P1020809-600g

Whistler Mountain, by the Peak To Peak gondola

P1020852-600g

View from Blackcomb Mountain

Continue Reading

Posted in baking, bread, brunch, cakes, coffee buddy, dessert, quick & easy2 Comments

Versunkener Apfelkuchen (German Sunken Apple Cake)

I must admit that dating a German who loves to cook and bake–his mom and his mom’s partner are no strangers to the kitchen, too–has opened up a whole new delectable world for me, far beyond the usual Black Forest Cake and Strudel. It has been a process, though. It takes years for him to share recipes with me. My favorite beer-based chocolate cupcake that he makes? A year. And the scones? A few months more.

This Versunkener Apfelkuchen? Three years. Let that information slowly sink in like the apples on this beautiful cake. To be fair, he didn’t make this for us until now. Sometimes these revelations feels akin to a rite of passage, like winning an achievement badge in Foursquare: Relationship Edition. After he baked this the second time I just had to learn how to make it AND share it with you.

Versunkener Apfelkuhen (German Sunken Apple Cake)

I love how simple it is, requiring readily-available ingredients. It’s not too sweet, letting the apples be the star of the cake. It also keeps well in the freezer and can be transported without much fuss—sprinkle the powdered sugar when you get to your party and enjoy.

This has been a favorite this season. We’ve made it many times since Thanksgiving in Canada. It’s a wonderful fruity dessert alternative to heavy and creamy staples on the table, like the beloved pumpkin pie in all its variations. I love it, just absolutely love it. And so do family and friends who have repeatedly requested this cake for many different occasions.

DSC_2474-600g

The most time-intensive part of making this cake is preparing the apples—coring, peeling and slicing ever so carefully to look like an accordion (or Hasselback potatoes). It’s pretty much a breeze afterwards.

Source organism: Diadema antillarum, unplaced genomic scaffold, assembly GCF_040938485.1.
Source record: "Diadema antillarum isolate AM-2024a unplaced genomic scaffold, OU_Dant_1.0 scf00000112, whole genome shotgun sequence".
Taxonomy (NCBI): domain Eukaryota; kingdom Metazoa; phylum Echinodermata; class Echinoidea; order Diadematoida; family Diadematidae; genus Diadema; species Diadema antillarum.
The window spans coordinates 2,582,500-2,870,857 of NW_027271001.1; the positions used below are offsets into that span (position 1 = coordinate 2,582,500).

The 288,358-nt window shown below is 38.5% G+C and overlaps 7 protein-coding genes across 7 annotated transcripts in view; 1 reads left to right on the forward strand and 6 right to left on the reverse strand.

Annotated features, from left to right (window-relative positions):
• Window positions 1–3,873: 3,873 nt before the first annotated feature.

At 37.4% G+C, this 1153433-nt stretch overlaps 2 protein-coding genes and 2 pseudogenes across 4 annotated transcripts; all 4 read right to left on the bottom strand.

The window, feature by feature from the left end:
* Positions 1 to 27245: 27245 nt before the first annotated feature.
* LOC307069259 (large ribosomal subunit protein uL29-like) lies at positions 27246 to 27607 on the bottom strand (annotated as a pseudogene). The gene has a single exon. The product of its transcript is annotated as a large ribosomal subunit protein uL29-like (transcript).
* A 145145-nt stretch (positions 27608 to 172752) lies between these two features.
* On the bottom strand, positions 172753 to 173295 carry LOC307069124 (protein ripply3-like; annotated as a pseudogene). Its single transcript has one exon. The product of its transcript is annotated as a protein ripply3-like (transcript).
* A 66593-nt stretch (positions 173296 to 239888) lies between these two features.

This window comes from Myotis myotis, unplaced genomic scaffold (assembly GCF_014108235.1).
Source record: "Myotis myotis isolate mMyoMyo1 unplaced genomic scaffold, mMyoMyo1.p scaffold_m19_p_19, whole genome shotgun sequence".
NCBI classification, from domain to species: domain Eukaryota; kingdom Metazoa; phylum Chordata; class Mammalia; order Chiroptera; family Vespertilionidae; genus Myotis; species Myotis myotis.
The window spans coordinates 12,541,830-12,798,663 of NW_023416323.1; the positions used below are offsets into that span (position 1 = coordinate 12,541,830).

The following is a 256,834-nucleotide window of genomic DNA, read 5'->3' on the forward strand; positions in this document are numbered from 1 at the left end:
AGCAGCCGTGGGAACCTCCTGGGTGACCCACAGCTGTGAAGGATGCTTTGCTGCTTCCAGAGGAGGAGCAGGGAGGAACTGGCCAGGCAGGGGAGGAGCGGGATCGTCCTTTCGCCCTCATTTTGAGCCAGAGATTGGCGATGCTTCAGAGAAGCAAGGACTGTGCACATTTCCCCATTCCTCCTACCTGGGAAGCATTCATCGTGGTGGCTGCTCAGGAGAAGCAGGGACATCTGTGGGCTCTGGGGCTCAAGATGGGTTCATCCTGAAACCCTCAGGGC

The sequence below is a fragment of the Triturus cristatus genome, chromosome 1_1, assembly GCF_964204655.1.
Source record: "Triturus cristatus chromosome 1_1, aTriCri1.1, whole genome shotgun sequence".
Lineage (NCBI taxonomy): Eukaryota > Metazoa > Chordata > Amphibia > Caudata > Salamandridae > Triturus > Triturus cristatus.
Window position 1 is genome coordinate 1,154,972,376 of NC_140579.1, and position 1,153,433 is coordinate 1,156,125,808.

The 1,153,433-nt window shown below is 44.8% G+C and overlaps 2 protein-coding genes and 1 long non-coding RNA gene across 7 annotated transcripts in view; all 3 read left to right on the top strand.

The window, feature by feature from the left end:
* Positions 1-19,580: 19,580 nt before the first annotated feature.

DSC_2457-600g

 

Continue Reading

Posted in baking, cakes, coffee buddy, dessert, featured, fruits, vegetarian3 Comments

My Go-To Pumpkin Pie Recipe

I feel like it’s okay to talk about Pumpkin Pie now. It’s the first of October and Our Canadian Thanksgiving is two weeks away. Pretty soon my inbox would receive a trickle of requests for a “foolproof” pumpkin pie recipe.

Well, this is it. This is what I’ve been making the past 5 years whenever the occasion calls for it. It has received nothing but praises and and an occasional whine when the last wedge has been taken. It has an enormous amount of spices, but you’ll appreciate them once you taste the finished pie. I promise it’s not overwhelming once it’s baked. This Fall favorite goes extra smooth and creamy, and is light. The understated  crust is up to the task of keeping its hefty boss intact and allowing it to shine. It’s flaky without being too buttery.

Make it once and you’ll make it all the time from thereon. I’ve baked one a week ago and I’m craving for more. Oh, dear.

DSC_1737_3-600

I wish I could say I concocted this recipe, but all the credit goes to America’s Test Kitchen and Cooks Illustrated. If you have yet to subscribe to that fine publication, I’m telling you now to do it. It has saved my kitchen dilemmas numerous times. I highly recommend the digital subscription because you’ll have access to their magazines and database of recipes.

Please enjoy the pie!

Continue Reading

Posted in baking, dessert, pies0 Comments

Don’t Waste Those Bananas, Bake Banana Bundt Cake

I have this thing about bananas: I like to buy them. I anticipate that someone else would eat them if it’s available at home, but it’s really just me. I’ve been conservative with my banana purchases lately, but even so, I end up with 4 out of 5 bananas getting too ripe to fast before I can consume them. I can’t believe I’m saying this but I’m getting pretty tired of banana bread. Last week I looked for something else that’s fairly quick to make on a busy weeknight, because let’s face it–bananas won’t wait for you before they’re ready for the compost bin. And I really feel guilty throwing away food due to bad planning.